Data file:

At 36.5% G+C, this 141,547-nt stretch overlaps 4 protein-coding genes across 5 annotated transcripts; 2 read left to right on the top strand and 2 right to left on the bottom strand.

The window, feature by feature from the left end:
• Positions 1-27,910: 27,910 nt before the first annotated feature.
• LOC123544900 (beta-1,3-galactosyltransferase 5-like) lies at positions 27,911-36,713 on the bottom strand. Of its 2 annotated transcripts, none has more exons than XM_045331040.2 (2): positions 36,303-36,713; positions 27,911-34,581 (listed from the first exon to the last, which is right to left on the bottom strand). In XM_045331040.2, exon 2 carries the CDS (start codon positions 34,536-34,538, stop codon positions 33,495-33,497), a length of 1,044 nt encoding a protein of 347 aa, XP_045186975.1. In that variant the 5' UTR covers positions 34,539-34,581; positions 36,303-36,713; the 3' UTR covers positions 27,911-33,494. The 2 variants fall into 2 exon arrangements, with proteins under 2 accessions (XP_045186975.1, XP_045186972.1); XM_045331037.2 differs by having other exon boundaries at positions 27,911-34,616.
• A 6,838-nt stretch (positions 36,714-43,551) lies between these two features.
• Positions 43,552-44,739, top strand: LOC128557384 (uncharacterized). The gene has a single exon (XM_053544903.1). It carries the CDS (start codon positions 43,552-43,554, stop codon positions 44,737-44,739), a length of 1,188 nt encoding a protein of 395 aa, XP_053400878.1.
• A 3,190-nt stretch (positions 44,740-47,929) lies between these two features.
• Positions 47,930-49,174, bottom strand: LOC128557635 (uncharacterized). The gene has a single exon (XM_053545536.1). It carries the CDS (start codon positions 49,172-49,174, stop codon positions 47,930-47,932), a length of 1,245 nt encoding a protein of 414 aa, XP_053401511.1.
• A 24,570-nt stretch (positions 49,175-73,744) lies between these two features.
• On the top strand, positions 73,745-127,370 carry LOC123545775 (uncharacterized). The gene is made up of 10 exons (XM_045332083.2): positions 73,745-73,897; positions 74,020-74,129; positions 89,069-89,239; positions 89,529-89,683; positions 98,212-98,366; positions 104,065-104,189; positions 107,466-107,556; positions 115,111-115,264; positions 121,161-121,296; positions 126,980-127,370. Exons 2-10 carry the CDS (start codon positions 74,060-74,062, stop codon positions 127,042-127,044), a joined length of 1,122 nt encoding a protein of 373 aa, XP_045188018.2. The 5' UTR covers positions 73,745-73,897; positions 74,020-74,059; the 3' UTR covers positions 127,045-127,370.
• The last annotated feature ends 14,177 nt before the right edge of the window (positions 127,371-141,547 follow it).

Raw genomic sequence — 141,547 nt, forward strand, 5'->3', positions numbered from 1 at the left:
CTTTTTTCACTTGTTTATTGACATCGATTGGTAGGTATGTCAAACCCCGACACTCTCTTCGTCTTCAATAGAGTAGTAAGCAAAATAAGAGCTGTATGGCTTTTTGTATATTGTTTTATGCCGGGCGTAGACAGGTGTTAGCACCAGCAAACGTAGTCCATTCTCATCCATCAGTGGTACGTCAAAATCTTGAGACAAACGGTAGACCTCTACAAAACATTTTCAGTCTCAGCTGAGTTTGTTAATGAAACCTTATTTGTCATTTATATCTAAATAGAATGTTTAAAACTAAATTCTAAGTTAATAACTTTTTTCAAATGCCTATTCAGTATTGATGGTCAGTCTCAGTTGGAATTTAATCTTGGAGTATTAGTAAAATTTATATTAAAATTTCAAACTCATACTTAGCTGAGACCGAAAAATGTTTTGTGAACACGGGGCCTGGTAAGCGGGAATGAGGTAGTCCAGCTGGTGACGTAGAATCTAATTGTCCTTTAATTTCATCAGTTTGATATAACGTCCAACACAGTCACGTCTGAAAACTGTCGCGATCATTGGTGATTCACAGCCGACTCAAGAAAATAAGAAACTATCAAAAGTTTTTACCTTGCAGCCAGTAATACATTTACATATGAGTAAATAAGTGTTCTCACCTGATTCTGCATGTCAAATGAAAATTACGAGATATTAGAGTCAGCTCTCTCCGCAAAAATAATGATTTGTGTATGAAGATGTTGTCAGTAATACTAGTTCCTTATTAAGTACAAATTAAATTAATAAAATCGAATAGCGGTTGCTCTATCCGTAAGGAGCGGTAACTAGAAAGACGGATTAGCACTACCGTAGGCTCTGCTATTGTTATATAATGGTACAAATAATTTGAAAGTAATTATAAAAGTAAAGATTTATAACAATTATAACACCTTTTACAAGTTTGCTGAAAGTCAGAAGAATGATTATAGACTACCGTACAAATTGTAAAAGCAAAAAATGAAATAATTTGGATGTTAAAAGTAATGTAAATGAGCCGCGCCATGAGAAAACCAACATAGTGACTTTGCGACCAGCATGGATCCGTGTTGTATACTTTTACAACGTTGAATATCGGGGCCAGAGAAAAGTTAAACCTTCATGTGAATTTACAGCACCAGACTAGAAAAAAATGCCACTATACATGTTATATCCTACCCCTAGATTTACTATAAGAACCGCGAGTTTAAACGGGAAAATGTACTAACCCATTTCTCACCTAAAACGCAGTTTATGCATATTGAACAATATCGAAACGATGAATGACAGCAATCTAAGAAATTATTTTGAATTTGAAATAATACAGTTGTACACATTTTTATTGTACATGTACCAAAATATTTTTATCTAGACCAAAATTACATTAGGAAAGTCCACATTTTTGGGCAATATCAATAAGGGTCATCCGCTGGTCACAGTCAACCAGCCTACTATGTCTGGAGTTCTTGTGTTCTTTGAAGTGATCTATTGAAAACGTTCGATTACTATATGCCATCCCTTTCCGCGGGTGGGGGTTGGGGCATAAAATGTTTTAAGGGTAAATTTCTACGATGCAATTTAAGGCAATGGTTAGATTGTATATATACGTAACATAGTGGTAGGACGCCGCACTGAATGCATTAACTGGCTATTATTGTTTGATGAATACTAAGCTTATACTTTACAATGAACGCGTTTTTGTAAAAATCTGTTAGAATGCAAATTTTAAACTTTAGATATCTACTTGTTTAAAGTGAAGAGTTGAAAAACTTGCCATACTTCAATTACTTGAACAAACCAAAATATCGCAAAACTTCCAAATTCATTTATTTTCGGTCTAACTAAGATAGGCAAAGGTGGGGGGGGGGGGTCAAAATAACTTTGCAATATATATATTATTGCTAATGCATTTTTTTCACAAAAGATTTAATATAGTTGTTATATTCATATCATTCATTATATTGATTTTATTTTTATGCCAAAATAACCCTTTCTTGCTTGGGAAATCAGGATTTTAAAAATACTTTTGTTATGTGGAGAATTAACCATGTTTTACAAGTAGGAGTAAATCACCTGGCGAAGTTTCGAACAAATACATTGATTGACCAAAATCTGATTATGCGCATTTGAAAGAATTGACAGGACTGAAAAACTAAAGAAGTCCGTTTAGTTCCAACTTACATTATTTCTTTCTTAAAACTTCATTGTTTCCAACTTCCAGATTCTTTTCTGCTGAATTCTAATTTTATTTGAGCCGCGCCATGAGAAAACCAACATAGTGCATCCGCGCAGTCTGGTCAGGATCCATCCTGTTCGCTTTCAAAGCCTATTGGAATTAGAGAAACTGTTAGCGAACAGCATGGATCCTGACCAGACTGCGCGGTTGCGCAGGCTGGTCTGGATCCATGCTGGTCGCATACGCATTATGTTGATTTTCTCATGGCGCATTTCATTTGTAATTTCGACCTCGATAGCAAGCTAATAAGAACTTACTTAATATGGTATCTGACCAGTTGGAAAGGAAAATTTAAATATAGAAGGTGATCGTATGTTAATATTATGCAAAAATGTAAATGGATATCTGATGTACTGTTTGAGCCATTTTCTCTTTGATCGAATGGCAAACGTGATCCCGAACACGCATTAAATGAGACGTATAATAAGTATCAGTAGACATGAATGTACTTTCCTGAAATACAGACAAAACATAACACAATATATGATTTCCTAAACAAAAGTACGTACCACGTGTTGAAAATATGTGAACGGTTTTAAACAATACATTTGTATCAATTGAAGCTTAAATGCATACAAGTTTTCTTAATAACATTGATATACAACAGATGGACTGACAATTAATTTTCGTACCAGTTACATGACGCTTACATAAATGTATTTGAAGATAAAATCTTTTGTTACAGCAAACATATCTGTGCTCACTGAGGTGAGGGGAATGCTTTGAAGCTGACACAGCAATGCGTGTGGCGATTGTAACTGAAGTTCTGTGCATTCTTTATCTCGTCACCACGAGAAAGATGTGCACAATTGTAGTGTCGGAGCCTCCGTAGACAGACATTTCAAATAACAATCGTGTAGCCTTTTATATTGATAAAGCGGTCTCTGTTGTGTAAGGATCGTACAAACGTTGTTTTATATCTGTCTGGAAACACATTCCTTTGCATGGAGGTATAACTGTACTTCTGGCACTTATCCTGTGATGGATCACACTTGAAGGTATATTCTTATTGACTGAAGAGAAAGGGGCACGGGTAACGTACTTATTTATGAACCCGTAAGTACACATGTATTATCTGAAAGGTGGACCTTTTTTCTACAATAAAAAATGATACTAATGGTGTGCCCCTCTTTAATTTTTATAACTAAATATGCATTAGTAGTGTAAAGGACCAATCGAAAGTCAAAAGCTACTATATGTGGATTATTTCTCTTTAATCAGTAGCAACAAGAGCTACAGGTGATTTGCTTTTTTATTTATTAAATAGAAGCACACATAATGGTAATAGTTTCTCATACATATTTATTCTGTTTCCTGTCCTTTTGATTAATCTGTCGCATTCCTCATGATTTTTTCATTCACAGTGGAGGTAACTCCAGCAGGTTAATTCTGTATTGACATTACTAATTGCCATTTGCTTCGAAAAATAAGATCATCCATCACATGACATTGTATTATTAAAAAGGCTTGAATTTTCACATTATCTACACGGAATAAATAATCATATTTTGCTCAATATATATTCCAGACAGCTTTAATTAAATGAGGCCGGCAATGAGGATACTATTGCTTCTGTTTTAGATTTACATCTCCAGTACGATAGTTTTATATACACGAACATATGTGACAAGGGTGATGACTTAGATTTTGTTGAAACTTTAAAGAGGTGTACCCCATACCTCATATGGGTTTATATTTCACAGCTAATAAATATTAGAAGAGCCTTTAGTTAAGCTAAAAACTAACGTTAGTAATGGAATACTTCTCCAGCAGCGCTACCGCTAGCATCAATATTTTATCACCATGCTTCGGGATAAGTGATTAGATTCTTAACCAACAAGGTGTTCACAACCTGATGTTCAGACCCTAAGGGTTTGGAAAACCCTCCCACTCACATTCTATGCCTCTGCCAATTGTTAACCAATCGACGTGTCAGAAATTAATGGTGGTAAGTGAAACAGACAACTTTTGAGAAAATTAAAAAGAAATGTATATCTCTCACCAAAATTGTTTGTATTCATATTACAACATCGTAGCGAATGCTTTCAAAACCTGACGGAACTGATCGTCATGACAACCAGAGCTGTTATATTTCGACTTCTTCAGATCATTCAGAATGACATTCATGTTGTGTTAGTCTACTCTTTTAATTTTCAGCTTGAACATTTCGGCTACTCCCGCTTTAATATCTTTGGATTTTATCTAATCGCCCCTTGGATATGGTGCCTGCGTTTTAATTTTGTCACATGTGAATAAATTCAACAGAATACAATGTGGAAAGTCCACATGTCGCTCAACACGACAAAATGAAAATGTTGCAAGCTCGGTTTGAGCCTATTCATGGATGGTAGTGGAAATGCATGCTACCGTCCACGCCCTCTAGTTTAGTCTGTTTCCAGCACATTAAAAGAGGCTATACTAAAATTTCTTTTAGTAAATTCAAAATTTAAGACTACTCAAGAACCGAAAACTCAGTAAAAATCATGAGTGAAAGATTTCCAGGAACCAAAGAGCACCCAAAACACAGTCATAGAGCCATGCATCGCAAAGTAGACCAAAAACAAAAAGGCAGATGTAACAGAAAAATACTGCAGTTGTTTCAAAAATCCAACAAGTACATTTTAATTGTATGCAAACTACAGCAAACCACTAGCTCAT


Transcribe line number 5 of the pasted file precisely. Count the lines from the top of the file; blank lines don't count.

• A 6,838-nt stretch (positions 36,714-43,551) lies between these two features.